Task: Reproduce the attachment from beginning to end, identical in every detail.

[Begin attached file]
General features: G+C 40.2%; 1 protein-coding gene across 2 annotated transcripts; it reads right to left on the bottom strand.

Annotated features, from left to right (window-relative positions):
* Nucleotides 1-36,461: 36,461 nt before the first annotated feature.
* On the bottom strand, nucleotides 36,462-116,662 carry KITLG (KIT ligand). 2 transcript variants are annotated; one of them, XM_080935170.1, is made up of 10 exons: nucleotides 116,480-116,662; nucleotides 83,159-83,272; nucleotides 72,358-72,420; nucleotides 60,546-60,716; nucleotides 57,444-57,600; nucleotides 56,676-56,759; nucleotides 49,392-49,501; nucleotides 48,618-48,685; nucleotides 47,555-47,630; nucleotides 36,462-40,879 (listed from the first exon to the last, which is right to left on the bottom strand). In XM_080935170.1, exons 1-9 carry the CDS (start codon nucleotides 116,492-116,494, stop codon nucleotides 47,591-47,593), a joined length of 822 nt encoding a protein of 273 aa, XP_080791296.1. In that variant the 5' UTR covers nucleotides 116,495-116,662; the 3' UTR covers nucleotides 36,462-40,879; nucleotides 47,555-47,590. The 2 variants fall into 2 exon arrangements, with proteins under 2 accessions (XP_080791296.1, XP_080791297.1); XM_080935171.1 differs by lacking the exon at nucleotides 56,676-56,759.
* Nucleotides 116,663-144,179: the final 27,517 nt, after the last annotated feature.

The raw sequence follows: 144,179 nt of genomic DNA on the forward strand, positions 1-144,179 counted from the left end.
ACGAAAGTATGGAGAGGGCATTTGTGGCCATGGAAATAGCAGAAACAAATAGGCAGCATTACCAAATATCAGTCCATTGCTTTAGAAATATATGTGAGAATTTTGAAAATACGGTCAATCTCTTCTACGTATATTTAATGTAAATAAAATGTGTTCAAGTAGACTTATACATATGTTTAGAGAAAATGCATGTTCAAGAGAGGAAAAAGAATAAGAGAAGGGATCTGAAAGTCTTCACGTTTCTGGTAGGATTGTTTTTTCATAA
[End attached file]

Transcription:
General features: G+C 40.2%; 1 protein-coding gene across 2 annotated transcripts; it reads right to left on the bottom strand.

Annotated features, from left to right (window-relative positions):
* Nucleotides 1-36,461: 36,461 nt before the first annotated feature.
* On the bottom strand, nucleotides 36,462-116,662 carry KITLG (KIT ligand). 2 transcript variants are annotated; one of them, XM_080935170.1, is made up of 10 exons: nucleotides 116,480-116,662; nucleotides 83,159-83,272; nucleotides 72,358-72,420; nucleotides 60,546-60,716; nucleotides 57,444-57,600; nucleotides 56,676-56,759; nucleotides 49,392-49,501; nucleotides 48,618-48,685; nucleotides 47,555-47,630; nucleotides 36,462-40,879 (listed from the first exon to the last, which is right to left on the bottom strand). In XM_080935170.1, exons 1-9 carry the CDS (start codon nucleotides 116,492-116,494, stop codon nucleotides 47,591-47,593), a joined length of 822 nt encoding a protein of 273 aa, XP_080791296.1. In that variant the 5' UTR covers nucleotides 116,495-116,662; the 3' UTR covers nucleotides 36,462-40,879; nucleotides 47,555-47,590. The 2 variants fall into 2 exon arrangements, with proteins under 2 accessions (XP_080791296.1, XP_080791297.1); XM_080935171.1 differs by lacking the exon at nucleotides 56,676-56,759.
* Nucleotides 116,663-144,179: the final 27,517 nt, after the last annotated feature.

The raw sequence follows: 144,179 nt of genomic DNA on the forward strand, positions 1-144,179 counted from the left end.
ACGAAAGTATGGAGAGGGCATTTGTGGCCATGGAAATAGCAGAAACAAATAGGCAGCATTACCAAATATCAGTCCATTGCTTTAGAAATATATGTGAGAATTTTGAAAATACGGTCAATCTCTTCTACGTATATTTAATGTAAATAAAATGTGTTCAAGTAGACTTATACATATGTTTAGAGAAAATGCATGTTCAAGAGAGGAAAAAGAATAAGAGAAGGGATCTGAAAGTCTTCACGTTTCTGGTAGGATTGTTTTTTCATAA